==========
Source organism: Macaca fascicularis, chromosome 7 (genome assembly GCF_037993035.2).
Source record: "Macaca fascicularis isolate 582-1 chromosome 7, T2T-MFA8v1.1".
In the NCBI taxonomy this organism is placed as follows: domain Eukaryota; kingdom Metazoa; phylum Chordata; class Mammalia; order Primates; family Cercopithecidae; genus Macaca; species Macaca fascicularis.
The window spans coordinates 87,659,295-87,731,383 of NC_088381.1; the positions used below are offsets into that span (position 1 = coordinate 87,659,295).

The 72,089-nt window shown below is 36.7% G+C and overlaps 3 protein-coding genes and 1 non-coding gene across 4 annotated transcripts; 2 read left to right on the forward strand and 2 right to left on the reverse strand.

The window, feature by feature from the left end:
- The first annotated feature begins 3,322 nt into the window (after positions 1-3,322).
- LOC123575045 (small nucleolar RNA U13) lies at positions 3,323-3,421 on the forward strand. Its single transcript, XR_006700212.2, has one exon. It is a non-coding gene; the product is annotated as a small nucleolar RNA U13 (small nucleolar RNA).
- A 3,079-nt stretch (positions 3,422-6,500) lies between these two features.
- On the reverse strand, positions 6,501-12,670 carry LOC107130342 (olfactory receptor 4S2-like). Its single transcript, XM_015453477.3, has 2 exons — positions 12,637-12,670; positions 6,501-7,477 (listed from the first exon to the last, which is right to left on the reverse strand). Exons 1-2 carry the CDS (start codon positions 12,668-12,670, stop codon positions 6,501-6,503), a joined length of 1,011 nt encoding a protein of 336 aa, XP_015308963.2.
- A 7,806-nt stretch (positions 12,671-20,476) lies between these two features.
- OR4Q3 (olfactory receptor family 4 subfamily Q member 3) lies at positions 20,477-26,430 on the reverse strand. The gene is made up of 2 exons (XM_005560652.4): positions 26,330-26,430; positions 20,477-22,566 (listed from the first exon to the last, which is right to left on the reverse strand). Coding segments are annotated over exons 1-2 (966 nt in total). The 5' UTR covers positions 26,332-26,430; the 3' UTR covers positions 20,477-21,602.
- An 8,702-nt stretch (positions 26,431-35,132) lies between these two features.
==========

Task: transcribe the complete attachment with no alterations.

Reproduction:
Source organism: Macaca fascicularis, chromosome 7 (genome assembly GCF_037993035.2).
Source record: "Macaca fascicularis isolate 582-1 chromosome 7, T2T-MFA8v1.1".
In the NCBI taxonomy this organism is placed as follows: domain Eukaryota; kingdom Metazoa; phylum Chordata; class Mammalia; order Primates; family Cercopithecidae; genus Macaca; species Macaca fascicularis.
The window spans coordinates 87,659,295-87,731,383 of NC_088381.1; the positions used below are offsets into that span (position 1 = coordinate 87,659,295).

The 72,089-nt window shown below is 36.7% G+C and overlaps 3 protein-coding genes and 1 non-coding gene across 4 annotated transcripts; 2 read left to right on the forward strand and 2 right to left on the reverse strand.

The window, feature by feature from the left end:
- The first annotated feature begins 3,322 nt into the window (after positions 1-3,322).
- LOC123575045 (small nucleolar RNA U13) lies at positions 3,323-3,421 on the forward strand. Its single transcript, XR_006700212.2, has one exon. It is a non-coding gene; the product is annotated as a small nucleolar RNA U13 (small nucleolar RNA).
- A 3,079-nt stretch (positions 3,422-6,500) lies between these two features.
- On the reverse strand, positions 6,501-12,670 carry LOC107130342 (olfactory receptor 4S2-like). Its single transcript, XM_015453477.3, has 2 exons — positions 12,637-12,670; positions 6,501-7,477 (listed from the first exon to the last, which is right to left on the reverse strand). Exons 1-2 carry the CDS (start codon positions 12,668-12,670, stop codon positions 6,501-6,503), a joined length of 1,011 nt encoding a protein of 336 aa, XP_015308963.2.
- A 7,806-nt stretch (positions 12,671-20,476) lies between these two features.
- OR4Q3 (olfactory receptor family 4 subfamily Q member 3) lies at positions 20,477-26,430 on the reverse strand. The gene is made up of 2 exons (XM_005560652.4): positions 26,330-26,430; positions 20,477-22,566 (listed from the first exon to the last, which is right to left on the reverse strand). Coding segments are annotated over exons 1-2 (966 nt in total). The 5' UTR covers positions 26,332-26,430; the 3' UTR covers positions 20,477-21,602.
- An 8,702-nt stretch (positions 26,431-35,132) lies between these two features.